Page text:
Unlike Skype, Hangouts On Air allows those users to participate from mobile devices – Skype currently only allows audio participation from mobile devices, though says it’s working on this.
Google took measures to address poor call quality when it introduced the ability for users to adjust their bandwidth in 2013. This means you can sacrifice video quality for audio quality if you’re suffering from poor connectivity.
INSTANT MESSAGING AND SMS
As previously mentioned, Skype’s update makes it more Mac-friendly by displaying IM alongside video calls.
IM is a free feature on Skype, and can be used across any device – from PCs and Macs to smartphones, tablets and even smart TVs.
However, users must subscribe with a paying account to send texts, making it difficult to contact people without a Wi-Fi or cellular connection.
IM is also free on Hangouts, and since Google Voice was rolled into Hangouts in September 2014, users now also benefit from being able to send and receive SMS messages inside their Android Hangouts app. Operator charges still apply for SMS messages, and users can’t get them on their PCs or Macs at this time.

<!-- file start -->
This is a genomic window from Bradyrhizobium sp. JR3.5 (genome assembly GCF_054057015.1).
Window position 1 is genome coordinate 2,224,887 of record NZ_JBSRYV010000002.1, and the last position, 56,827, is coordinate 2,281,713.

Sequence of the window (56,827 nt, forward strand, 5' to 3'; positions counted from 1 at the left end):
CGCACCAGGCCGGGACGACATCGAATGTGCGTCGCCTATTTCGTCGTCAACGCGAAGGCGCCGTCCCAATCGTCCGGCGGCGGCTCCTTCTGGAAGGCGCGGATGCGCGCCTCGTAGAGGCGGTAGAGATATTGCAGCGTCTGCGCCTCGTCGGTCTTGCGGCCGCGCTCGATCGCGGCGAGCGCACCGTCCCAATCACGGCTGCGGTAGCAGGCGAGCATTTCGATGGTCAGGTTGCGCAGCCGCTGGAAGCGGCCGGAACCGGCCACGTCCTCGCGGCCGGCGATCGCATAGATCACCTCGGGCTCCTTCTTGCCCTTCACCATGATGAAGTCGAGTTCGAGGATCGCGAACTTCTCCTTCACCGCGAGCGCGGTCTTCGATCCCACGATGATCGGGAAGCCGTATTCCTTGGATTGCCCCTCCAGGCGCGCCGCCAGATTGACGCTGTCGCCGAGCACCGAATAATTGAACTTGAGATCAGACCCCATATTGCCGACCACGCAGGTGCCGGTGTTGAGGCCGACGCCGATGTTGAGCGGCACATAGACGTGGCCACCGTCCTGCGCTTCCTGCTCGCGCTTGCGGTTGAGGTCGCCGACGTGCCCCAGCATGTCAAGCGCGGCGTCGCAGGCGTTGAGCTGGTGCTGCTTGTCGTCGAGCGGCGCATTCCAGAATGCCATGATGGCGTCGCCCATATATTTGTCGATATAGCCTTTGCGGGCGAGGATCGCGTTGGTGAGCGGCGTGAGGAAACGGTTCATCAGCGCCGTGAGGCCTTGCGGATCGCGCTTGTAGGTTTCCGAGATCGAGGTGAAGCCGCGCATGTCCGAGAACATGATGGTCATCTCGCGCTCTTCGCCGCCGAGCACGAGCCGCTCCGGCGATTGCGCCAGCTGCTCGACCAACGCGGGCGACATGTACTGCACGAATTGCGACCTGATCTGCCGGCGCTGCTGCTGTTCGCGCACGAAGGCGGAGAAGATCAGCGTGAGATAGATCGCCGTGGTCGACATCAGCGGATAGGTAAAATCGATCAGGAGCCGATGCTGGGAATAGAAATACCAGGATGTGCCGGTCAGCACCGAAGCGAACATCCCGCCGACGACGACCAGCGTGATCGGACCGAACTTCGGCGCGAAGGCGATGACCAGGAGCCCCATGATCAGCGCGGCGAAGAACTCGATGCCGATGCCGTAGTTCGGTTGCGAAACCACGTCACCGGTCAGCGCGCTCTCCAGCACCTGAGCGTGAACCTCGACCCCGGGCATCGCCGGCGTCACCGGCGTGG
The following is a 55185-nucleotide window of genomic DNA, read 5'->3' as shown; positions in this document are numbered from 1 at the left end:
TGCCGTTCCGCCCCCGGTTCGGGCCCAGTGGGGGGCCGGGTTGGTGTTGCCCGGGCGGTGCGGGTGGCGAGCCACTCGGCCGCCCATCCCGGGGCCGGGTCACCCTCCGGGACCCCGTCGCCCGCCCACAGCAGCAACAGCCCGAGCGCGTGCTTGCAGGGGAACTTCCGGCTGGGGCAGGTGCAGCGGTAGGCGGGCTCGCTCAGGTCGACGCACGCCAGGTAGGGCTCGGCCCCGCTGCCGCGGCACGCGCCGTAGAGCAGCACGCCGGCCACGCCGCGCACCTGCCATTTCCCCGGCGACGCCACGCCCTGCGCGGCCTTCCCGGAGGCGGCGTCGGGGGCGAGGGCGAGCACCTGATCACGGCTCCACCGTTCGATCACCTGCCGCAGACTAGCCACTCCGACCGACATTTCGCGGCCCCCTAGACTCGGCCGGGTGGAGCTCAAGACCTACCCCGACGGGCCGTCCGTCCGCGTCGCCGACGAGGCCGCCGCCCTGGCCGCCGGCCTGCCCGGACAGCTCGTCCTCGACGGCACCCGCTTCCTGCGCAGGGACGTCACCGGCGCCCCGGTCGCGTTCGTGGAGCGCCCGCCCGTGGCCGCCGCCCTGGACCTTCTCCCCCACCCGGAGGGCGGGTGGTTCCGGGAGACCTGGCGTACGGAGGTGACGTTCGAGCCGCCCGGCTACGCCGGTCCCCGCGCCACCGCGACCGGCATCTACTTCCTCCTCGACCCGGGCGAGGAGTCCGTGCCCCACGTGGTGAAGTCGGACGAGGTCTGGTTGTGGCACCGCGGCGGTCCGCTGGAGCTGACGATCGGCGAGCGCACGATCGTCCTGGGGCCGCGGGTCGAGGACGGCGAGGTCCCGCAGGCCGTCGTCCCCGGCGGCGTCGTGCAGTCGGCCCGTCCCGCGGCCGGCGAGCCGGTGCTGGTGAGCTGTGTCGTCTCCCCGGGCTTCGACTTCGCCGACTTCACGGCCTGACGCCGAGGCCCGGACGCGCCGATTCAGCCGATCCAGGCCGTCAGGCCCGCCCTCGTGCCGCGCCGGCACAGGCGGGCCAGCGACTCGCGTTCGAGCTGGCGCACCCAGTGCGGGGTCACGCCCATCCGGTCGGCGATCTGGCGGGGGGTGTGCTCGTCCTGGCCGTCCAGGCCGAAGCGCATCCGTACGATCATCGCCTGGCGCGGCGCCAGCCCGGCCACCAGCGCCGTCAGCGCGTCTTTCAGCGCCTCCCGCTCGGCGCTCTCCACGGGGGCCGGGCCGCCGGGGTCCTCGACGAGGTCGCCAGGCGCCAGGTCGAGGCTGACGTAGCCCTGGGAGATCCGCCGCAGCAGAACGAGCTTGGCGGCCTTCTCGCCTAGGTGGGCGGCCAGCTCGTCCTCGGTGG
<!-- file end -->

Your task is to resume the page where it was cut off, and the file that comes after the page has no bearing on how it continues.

Skype was quick to realise the potential uses at both home and work for file-sharing and made it free to send files of any size and any type to other users during voice, video or group calls. They can include photos, documents, PDFs, presentations and more.
Google’s tool offers file-sharing abilities as comprehensive as Skype’s, with a few added extras such as sharing Drive files directly within Hangouts (see Apps, below).
APPS AND INTEGRATION
Considering Microsoft’s wealth of products, Skype does not integrate with quite as much as you’d expect. Office 365 users get 60 minutes of international Skype calls free per month, but there’s no way to share 365 documents via Skype just yet.
Nor is there any integration with Yammer, the social networking app, right now.
However, Skype does boast an upcoming voice translation tool designed for Skype. Skype Translator was available in preview as of December 2014, and in it users can enjoy near real-time voice translation during video calls.
The Preview so far offers only English and Spanish translations, but translates text in more than 40 languages.
The integration of Skype with Lync (pictured), following the latter’s recent rebrand as Skype for Business, is a plus for users, according to IDC’s Richard Costello.
“Merging the consumer and business worlds closer together will improve the user experience and reduce the necessity for users to move between applications,” he said.